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From: "Ted Blank/Santa Teresa/IBM" ted@..........
Date: Fri, 18 Aug 2000 07:47:02 -0400


I applaud your attempts to educate kids (and adults as well!)

Another way to achieve your goal is to change the amplification (or let the
user do it).  By changing the vertical scale on the display or the
amplification of the signal you could achieve the effect described by the
previous notes.  For example, you could have a multi-position switch
labeled M1, M2, M3, M4 etc.  Going up the scale with the switch would
reduce the amplification of the signal by the appropriate amount (through
judicious choice of resistors).

The vertical scale would stay the same on the screen, but it would get
progressively more difficult to make the signal reach the same amplitude at
higher "M" values.  In essence you simulate the logarithmic Richter scale
by making the person jump 10 times harder for a longer time to drive the
display to the top and bottom for each increment.  The user would choose
their M value and start jumping.  Arrange things so it was very easy to
generate a M1, reasonably easy for M2, etc.

The difficult thing will be getting people to read the instructions and try
it twice or three times to see the difference.  Most people will just jump
up and down and say "neat" and walk away.  YOu might find that more people
get educated if you do small group demonstrations - you know, "next quake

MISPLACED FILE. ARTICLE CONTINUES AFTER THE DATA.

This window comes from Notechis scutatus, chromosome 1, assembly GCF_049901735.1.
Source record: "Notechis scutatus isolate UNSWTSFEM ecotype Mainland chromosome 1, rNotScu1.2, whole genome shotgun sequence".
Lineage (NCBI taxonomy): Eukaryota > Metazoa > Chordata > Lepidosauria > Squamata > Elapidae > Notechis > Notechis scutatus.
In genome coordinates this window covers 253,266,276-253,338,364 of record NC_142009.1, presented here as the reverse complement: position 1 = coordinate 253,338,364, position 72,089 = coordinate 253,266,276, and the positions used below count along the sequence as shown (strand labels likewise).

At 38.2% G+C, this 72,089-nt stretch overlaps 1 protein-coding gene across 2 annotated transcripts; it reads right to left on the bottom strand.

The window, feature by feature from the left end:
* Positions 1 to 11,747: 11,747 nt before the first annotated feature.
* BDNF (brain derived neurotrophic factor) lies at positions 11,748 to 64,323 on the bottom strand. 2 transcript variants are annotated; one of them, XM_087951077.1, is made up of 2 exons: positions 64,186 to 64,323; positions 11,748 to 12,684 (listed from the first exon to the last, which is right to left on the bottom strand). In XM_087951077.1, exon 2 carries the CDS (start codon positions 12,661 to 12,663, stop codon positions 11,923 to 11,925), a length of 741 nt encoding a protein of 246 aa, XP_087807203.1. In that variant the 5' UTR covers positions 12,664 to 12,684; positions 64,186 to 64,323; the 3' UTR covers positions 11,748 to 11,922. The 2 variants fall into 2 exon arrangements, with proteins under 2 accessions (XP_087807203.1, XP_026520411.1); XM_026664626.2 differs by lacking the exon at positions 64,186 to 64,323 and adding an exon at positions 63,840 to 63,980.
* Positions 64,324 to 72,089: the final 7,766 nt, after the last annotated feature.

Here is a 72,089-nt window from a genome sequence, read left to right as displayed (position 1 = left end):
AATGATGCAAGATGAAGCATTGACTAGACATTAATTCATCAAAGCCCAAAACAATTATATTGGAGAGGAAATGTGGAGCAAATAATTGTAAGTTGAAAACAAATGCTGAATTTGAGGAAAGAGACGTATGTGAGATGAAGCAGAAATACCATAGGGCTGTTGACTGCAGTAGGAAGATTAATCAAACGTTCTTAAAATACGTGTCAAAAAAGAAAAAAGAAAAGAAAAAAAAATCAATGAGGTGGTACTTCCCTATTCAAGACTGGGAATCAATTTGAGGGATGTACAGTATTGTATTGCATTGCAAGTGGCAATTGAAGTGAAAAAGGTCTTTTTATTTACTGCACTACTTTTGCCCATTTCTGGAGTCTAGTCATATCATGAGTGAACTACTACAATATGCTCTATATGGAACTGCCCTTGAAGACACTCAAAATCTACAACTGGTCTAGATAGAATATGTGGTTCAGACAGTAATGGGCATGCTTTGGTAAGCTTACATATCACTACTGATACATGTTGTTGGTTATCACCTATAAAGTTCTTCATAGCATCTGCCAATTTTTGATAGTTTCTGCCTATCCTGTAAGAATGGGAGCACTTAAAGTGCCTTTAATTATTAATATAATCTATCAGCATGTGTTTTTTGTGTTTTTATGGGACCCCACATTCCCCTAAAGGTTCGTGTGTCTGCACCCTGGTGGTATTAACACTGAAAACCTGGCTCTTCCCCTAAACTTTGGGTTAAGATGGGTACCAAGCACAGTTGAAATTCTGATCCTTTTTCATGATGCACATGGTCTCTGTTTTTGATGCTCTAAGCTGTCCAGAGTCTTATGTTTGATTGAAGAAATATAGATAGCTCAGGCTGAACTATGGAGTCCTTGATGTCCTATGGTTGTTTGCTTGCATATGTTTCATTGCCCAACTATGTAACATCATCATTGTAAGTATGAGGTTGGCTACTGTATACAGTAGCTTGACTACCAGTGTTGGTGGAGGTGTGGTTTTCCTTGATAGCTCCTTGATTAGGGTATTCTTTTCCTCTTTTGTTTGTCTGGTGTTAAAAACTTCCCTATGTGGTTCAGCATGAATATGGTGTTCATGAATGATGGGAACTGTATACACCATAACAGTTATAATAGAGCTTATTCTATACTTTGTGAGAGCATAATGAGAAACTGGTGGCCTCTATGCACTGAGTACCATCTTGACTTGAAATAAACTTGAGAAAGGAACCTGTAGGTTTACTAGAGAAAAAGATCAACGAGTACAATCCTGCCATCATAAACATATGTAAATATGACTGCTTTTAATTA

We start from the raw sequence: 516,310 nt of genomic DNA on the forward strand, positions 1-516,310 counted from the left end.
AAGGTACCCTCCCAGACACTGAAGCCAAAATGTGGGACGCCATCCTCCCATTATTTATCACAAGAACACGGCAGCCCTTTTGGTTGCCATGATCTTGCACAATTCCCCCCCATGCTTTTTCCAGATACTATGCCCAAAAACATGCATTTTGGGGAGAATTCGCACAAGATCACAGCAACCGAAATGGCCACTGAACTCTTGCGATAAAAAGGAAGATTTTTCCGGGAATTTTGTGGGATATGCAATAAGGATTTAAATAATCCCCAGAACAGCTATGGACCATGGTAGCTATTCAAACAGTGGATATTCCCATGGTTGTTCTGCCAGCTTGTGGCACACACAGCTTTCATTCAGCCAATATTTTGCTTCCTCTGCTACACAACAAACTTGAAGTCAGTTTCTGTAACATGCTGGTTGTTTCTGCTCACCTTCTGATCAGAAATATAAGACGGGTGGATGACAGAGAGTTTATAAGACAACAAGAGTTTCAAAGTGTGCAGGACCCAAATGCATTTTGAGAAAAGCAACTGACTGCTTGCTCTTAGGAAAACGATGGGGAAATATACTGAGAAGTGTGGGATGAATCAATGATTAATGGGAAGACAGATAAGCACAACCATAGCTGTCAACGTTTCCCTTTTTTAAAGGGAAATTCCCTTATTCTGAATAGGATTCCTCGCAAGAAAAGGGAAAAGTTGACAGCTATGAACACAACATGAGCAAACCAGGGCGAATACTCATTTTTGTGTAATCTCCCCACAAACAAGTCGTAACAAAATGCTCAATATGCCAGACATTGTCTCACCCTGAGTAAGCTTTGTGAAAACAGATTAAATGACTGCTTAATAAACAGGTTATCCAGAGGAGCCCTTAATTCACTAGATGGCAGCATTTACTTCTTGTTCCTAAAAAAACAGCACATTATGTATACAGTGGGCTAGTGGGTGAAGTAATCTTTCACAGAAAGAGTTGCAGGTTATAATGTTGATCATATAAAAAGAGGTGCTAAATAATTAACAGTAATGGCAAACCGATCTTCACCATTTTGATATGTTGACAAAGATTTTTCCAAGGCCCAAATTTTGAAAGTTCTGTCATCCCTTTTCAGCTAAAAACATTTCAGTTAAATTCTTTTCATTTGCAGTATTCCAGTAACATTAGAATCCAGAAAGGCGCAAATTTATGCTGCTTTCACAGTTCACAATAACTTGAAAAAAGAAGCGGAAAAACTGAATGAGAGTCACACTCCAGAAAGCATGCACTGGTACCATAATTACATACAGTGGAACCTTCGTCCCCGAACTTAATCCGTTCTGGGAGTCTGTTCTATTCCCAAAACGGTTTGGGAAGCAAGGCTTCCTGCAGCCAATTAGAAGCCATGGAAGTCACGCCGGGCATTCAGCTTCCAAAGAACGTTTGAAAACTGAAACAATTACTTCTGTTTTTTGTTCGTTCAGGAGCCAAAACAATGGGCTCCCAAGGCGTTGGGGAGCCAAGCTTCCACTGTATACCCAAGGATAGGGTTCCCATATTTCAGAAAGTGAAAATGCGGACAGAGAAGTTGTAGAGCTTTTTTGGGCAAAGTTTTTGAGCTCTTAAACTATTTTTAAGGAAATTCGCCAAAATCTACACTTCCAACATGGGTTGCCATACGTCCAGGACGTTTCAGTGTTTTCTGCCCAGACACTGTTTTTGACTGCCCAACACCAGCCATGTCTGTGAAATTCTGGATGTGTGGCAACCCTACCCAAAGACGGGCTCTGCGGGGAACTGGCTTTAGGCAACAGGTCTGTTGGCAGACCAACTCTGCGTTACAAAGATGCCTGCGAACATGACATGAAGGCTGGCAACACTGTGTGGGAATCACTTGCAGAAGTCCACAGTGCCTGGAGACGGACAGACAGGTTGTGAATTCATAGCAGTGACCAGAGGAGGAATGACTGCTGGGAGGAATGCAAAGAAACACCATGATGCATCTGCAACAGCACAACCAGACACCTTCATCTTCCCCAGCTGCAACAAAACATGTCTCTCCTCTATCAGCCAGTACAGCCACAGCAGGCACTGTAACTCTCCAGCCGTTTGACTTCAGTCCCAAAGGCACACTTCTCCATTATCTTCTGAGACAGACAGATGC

in 10 minutes".  Pick a person in the audience.  You explain the
differences in the Richter scale in once sentence (more than this and they
will walk away).  Then you have the person jump up and down and make the M1
(easy).  Switch to M2 and get them jumping.  If you get the crowd involved
("Come on everybody, cheer Jimmy on!")  you'll have everyone notice how
much harder Jimmy has to work for each Richter increment.

If Jimmy runs out of steam, maybe you could ask 9 other people to come up
and help.  THat would be  a great visual display of the logarithmic nature,
since you can then explain "Sorry, I don't have room up here for another 90
of you to join in - plus the stage would collapse."  Should take about 4-5
minutes and every would have a good time and remember the message.  I think
you'll be disappointed if you just expect people passing by to conduct the
experiment themselves - they probably won't bother.  Don't forget to use a
large screen.

Ted Blank


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Larry Cochrane <cochrane@..............>